One area that continues to catch me out on occasion is what should be a straightforward daily ritual - Getting dressed. Some of the techniques we use may come as a surprise to those who have not considered the additional complications that come with paralysis. For example, did you know that we have to wear our socks inside out to prevent the seam that runs across the toes of most socks from marking our skin and causing a potential pressure sore? Or that we have to remove any buttons, studs or flaps from the back of trousers and jeans for the same reason?
In truth, the whole process has been made somewhat easier by moving to Australia, where it rarely gets cold enough to wear half of the clothing that it rarely gets warm enough not to wear in the UK. But certain items are essential for legal reasons, and the challenges offered by dressing often carry the additional complication of having to be faced in the morning, when I am barely conscious. By the way, this means any time between 7am (rarely) and about 11 (sadly more common).
In order to better enable the reader to appreciate just what is involved, I thought I would highlight a few of the more common struggles.
1. The half superhero.
This was a new one for me. Heartening that even after ten years with a spinal cord injury, I still struggle to dress myself. It happened this morning, and was certainly due to a lack of decent sleep. I began by slipping one of my legs into my undercrackers and then straight into my jeans. This can feel like a time saving sequence, and usually passes off peacefully. So far so good. However, my dressing routine was then interrupted by a howl of anguish, and the bedroom door was thrown open by a small child clutching a Lego minifigure covered in porridge. Once the crisis had been resolved, I then put my other leg into my jeans and then attempted to get the foot into my undies. It took me far too many seconds to identify what the issue was, and the ensuing tangle was far from dignified.
2. The arsey bustle.
This one will be familiar to any SCI swimmers out there. After a dip, the most practical approach is to drape a towel over the seat of the swimmer's wheelchair in order to keep the cushion a bit drier. When clothes are then applied, the dresser discovers that swimming seems to have added several inches to the waistline, and doing up the waist button and flies has become an impossibility. As you may have gathered from the name, the usual cause is that the towel has used the clamminess of post-swimming buttocks in order to invade the victim's clothing.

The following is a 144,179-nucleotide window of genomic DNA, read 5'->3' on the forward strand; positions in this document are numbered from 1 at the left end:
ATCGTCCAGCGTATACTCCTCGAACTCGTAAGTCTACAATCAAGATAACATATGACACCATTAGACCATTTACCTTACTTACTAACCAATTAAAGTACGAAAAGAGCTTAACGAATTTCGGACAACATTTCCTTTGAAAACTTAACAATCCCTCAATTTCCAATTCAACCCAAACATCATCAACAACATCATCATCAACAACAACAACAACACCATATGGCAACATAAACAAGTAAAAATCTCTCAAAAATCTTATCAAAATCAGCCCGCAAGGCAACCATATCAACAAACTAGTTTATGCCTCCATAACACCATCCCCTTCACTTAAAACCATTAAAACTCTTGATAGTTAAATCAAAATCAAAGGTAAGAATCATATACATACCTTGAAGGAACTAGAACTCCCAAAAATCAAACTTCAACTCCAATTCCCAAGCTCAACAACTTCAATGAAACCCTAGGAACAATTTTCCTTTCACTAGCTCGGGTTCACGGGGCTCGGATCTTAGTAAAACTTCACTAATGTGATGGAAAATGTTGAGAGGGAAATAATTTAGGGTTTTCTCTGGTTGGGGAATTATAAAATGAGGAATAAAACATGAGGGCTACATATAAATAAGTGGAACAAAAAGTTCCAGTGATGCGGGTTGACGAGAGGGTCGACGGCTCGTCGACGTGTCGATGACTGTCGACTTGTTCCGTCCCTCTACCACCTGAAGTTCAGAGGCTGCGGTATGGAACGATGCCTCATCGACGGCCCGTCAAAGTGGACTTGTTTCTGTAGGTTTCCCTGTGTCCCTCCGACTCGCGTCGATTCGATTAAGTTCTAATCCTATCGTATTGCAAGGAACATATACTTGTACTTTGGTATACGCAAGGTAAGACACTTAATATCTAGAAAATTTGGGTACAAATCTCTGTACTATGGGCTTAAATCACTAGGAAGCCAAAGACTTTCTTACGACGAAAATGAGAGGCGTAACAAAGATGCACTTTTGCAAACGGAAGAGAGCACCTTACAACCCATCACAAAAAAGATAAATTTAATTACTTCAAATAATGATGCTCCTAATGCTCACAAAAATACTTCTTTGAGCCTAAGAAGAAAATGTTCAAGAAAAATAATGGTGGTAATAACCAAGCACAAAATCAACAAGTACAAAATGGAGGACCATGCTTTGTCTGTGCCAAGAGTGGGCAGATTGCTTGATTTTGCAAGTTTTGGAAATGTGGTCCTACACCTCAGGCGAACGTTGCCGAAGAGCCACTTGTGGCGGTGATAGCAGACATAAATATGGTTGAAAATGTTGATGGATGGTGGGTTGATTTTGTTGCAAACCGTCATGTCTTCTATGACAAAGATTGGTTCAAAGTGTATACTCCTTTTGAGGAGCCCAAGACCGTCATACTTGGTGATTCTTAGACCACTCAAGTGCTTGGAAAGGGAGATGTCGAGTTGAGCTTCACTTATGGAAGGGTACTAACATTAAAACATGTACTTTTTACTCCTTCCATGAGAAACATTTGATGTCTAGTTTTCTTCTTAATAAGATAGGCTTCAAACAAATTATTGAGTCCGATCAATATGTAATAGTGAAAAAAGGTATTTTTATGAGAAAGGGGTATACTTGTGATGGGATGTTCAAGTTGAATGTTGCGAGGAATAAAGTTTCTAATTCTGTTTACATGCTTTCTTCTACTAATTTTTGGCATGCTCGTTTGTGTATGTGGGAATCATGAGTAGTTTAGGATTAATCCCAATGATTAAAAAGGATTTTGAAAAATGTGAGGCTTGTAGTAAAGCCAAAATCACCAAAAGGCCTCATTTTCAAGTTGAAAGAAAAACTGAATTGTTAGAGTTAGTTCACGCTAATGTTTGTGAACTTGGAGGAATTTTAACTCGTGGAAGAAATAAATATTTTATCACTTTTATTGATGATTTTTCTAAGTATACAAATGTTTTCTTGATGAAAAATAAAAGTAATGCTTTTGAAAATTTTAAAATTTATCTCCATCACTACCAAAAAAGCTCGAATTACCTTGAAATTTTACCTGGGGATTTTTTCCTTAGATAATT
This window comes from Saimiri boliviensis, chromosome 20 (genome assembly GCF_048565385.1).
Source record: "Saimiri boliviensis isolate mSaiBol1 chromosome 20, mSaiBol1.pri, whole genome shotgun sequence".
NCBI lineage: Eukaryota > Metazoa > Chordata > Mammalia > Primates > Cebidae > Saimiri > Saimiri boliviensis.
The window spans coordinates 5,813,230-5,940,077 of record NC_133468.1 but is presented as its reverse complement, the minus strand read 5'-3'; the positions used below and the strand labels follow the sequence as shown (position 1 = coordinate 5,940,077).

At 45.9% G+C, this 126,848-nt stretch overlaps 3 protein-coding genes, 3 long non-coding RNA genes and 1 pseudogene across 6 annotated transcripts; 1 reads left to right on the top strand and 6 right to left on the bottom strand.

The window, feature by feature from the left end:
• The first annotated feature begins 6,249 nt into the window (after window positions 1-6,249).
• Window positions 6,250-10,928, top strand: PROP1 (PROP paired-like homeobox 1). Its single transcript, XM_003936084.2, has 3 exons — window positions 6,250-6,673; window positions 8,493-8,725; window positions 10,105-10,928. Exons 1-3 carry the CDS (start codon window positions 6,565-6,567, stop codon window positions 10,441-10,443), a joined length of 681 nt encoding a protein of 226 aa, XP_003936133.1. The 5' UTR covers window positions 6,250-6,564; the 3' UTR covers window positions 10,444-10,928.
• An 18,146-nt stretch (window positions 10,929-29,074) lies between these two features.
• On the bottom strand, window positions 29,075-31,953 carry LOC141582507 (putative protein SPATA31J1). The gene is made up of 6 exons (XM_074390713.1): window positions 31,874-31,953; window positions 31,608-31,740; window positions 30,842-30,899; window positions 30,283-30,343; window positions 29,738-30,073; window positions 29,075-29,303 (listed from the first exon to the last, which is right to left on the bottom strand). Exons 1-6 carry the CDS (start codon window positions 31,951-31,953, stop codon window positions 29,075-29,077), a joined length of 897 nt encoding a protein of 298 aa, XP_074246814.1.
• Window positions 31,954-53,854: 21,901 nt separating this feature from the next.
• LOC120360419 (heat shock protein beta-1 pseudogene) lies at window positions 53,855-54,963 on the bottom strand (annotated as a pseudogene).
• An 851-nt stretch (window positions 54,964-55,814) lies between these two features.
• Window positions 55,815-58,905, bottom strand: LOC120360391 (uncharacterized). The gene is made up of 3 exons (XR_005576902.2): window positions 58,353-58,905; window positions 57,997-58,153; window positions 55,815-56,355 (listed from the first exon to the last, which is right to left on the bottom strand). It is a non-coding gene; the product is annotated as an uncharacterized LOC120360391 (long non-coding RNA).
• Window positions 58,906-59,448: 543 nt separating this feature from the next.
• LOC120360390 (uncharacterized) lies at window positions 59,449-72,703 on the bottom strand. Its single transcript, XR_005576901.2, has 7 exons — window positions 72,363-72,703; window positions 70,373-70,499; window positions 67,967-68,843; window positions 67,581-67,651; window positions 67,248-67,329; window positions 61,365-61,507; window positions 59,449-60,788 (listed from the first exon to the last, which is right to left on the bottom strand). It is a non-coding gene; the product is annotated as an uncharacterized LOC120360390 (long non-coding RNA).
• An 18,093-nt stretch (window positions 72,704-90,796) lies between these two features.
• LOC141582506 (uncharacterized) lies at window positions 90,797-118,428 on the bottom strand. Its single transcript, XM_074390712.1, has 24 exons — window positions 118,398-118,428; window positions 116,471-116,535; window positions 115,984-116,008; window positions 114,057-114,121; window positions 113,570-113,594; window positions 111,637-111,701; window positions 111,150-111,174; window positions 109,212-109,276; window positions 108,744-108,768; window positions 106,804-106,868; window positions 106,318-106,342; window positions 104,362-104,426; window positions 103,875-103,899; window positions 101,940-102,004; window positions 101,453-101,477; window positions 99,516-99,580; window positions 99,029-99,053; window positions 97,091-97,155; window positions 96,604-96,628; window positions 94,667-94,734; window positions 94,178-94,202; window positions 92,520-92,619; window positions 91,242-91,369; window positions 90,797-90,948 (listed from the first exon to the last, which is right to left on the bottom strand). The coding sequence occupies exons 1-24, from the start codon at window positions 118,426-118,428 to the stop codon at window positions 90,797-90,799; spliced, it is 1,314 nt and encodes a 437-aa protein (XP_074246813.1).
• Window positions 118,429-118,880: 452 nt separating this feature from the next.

3. Toe jam
When applying a shoe, the dresser finds it impossible to get their heel into the piece of footwear. After much straining and swearing, the withdrawal of the foot reveals a mangled mess of twisted toes. Upon further investigation the shoe is found to contain a sock/pair of socks/champagne cork/Lego minifigure covered in porridge.
4. Sleeve it be
This is not intended as a boast, but my shoulders and arms are on the larger side these days. It's an occupational hazard that comes with being a wheelchair user, and it can make buying shirts and t-shirts challenging at times. I prefer not to be impeded by my clothing, but nor do I want to go straight to the kaftan option.
5. Off the cuff
In preparing to make a presentation/accept an award/deliver a eulogy/sit a job interview, the dresser puts on a crisply laundered and freshly ironed shirt, only to discover that in the journey from the ironing board to their body, the shirt has picked up some unspeakable and definitely stainy substance from their wheelchair's tyre.
6. Tie died
Having sponged into a smudgy mess whatever goo has populated the shirt cuff, the dresser must now turn his attention to the tie. This baffling accessory can be fraught with potential complications, even for a biped. It can end up in the soup, or over the shoulder in the slightest of breezes. Just tying the damn thing to the right length when the wearer is permanently sat usually takes about eight goes, and even then it inevitably peeks too far out of the bottom of the suit jacket (see below) like the tongue lolling from the mouth of an overheated labrador.
7. The Quasimodo
The perennial problem of formal attire. The wearer dons a suit jacket and spends several minutes pulling at the side flaps and tucking the bottom of the jacket in all the way around, only for their first push to make the whole thing to ride up and completely conceal their neck and ears, while the lapels open like the mouth of half-starved baby bird.
I have been assured that a decent tailor can make a suit that prevents this from happening, but I have yet to have a post-injury suit tailor made. Apparently, the difficulty faced by the tailor is the same as the one presented by conductors waving their arms around in time to the music.
Faced with the difficulties associated with suit jackets, some wheelchair users choose instead to opt for a waistcoat without a jacket. I can see the advantages, and I'd love to be able to adopt it, but the Mod in me just can't face the idea. It's just too... well, Status Quo, isn't it?
I'm sure there are more, but you get the general idea.
As for getting into and out of a wetsuit? That's definitely a tale for another day.